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Charles BONNEY (1813-1897)

Bonney was born in England. He arrived at Sydney in December 1834, and became clerk to Mr Justice Burton

Some 18 months later he went with C. H. Ebden to the Murray on about the present site of Albury and in December 1836, he crossed the Murray and took cattle to Port Phillip, having been preceded by only Gardiner and Hawdon

In March 1837 he was the first to overland sheep, bringing some 10,000 belonging to Ebden to a station on the Goulburn and, in January 1838, acting as a kind of first assistant to Joseph Hawdon, he went with him and a party with about 300 cattle, from the Murray, near Albury, to Adelaide. It was the hottest season of the year, and groups of aborigines were continually being encountered, but the party succeeded in keeping on good terms with them. It was not until 1 March that they came to the junction of the Darling with the Murray, and the whole journey took about three months.

A beautiful lake was found on 4 March and named after the young Queen Victoria, and on 12 March another lake was found and named by Hawdon after Bonney. The Murray was left on 23 March, and after travelling many miles, Mount Barker was reached and, about 1 April, they reached the seashore near where the township of Noarlunga now stands. Meeting some settlers, they made for Adelaide, where they arrived on 3 April and found a ready market for their cattle.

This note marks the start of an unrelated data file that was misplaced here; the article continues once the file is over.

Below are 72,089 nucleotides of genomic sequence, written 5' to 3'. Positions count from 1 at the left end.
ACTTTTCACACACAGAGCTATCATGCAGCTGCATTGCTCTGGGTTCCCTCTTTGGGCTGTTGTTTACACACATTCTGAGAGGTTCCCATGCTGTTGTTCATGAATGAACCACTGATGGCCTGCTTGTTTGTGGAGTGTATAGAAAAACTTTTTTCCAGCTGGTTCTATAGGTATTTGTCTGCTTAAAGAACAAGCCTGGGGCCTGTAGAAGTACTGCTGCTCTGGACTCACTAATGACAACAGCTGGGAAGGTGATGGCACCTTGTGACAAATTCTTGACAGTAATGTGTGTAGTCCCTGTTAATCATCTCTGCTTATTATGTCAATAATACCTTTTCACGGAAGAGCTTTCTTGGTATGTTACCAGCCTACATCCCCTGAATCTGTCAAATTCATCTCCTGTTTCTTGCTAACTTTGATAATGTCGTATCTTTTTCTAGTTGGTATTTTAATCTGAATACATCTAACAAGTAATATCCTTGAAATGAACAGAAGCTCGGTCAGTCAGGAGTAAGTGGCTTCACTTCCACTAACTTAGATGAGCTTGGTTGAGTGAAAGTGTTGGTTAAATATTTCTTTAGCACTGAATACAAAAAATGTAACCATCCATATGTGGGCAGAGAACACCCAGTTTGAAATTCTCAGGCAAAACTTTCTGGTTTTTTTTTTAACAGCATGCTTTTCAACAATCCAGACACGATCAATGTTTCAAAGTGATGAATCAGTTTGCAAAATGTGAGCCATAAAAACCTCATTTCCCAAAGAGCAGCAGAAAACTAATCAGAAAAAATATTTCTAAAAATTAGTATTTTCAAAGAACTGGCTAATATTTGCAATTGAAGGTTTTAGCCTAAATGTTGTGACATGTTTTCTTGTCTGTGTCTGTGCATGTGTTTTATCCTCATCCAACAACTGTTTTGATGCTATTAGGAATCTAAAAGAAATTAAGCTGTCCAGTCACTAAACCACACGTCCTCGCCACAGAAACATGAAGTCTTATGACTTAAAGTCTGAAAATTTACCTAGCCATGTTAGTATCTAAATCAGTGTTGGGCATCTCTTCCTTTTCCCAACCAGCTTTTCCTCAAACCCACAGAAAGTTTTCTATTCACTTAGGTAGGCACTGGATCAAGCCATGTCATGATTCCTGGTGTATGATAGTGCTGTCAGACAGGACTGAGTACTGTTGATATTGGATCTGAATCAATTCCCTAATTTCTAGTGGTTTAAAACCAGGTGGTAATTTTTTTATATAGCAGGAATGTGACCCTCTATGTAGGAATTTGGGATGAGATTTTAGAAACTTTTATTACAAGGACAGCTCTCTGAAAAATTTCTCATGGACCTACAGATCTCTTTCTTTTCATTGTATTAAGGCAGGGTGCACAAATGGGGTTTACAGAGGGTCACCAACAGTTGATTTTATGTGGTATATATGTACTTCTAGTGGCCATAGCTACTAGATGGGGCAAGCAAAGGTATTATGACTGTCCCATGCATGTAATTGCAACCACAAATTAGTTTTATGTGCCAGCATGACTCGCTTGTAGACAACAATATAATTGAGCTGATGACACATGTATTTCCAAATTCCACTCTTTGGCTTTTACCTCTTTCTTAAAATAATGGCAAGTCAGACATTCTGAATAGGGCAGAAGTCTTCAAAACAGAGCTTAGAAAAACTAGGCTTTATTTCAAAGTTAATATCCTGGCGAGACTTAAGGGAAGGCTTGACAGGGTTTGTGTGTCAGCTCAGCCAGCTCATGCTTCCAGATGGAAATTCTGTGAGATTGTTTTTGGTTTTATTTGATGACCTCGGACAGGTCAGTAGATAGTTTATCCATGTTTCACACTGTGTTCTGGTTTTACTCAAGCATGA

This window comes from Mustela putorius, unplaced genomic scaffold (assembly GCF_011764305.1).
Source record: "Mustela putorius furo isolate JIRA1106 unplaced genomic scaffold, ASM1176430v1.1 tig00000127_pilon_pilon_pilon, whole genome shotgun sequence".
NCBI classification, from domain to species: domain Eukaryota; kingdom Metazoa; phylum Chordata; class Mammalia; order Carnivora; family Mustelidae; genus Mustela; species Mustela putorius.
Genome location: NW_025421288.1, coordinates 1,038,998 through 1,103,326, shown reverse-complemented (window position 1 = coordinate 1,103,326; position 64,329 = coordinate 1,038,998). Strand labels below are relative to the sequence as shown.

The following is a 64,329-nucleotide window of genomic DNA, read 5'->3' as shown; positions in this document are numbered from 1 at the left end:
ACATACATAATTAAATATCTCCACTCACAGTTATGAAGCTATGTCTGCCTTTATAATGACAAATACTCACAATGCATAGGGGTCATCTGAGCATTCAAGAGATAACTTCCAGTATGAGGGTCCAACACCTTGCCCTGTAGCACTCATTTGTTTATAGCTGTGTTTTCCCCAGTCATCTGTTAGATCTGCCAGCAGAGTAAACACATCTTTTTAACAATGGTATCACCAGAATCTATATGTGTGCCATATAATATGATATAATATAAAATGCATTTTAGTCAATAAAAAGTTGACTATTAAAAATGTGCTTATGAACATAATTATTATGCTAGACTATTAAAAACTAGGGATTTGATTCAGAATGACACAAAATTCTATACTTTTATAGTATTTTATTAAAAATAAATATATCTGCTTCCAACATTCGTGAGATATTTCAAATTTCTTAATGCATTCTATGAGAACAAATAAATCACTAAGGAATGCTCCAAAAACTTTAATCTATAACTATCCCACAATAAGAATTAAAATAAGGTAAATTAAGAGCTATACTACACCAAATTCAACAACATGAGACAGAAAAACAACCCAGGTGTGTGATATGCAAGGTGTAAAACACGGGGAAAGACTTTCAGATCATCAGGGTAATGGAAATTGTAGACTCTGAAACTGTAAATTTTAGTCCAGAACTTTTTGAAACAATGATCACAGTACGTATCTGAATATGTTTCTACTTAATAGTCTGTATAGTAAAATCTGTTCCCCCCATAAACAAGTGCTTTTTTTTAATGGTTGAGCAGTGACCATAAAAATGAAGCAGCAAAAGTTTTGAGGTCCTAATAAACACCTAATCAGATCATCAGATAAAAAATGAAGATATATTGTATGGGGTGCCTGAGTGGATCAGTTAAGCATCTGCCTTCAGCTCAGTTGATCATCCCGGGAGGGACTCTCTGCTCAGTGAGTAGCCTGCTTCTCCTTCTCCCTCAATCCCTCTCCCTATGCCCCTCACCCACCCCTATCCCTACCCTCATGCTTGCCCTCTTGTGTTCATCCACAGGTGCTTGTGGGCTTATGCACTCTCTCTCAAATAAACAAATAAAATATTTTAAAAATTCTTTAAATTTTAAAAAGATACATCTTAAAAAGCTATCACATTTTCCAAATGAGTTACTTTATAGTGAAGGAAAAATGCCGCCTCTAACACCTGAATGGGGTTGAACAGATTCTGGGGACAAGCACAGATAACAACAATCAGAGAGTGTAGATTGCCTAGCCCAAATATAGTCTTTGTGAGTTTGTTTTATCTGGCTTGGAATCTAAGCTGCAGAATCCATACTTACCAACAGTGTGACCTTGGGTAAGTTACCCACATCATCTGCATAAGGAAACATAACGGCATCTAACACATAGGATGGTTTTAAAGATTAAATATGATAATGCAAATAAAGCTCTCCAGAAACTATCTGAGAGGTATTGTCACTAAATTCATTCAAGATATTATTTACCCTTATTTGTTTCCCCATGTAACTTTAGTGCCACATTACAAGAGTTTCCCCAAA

Returning to Port Phillip by sea Bonney brought another herd of cattle overland to Adelaide in February 1839, the route taken being through south-west Victoria. Near the border the country became so dry, that disaster was narrowly escaped. Fortunately water was found, and when the Murray was crossed only one bullock and one horse were lost. In spite of their difficulties, only 23 cattle were lost on the whole journey.

Bonney stayed at Adelaide for a time and then joined Ebden again at the Murray. In 1841 a period of depression led to cattle becoming almost unsaleable, and in 1842 Bonney became a magistrate and commissioner of crown lands in South Australia. He held this position for about 15 years. When responsible government came in, Bonney was elected a member of the house of assembly for East Torrens, and became commissioner of crown lands in the first ministry under Finniss.

He was in England from 1858 to 1862, and returning to South Australia, was a member of the legislative council in 1865 and 1866. From 1869 to 1871 he was manager of the South Australian railways. In 1871 he was appointed inspector of lands purchased on credit, and in 1880 retired on a pension.

In 1885 he went to Sydney and died there on 15 March 1897. He left a widow, two sons and three daughters. Bonney belonged to the best type of pioneer. He quickly adapted himself to the conditions of his new country, was an excellent explorer, and understood how to keep the aborigines in good humour. In later years he was a successful public official, held in great respect by the people of Adelaide.

From Dictionary of Australian Biography by Percival Serle.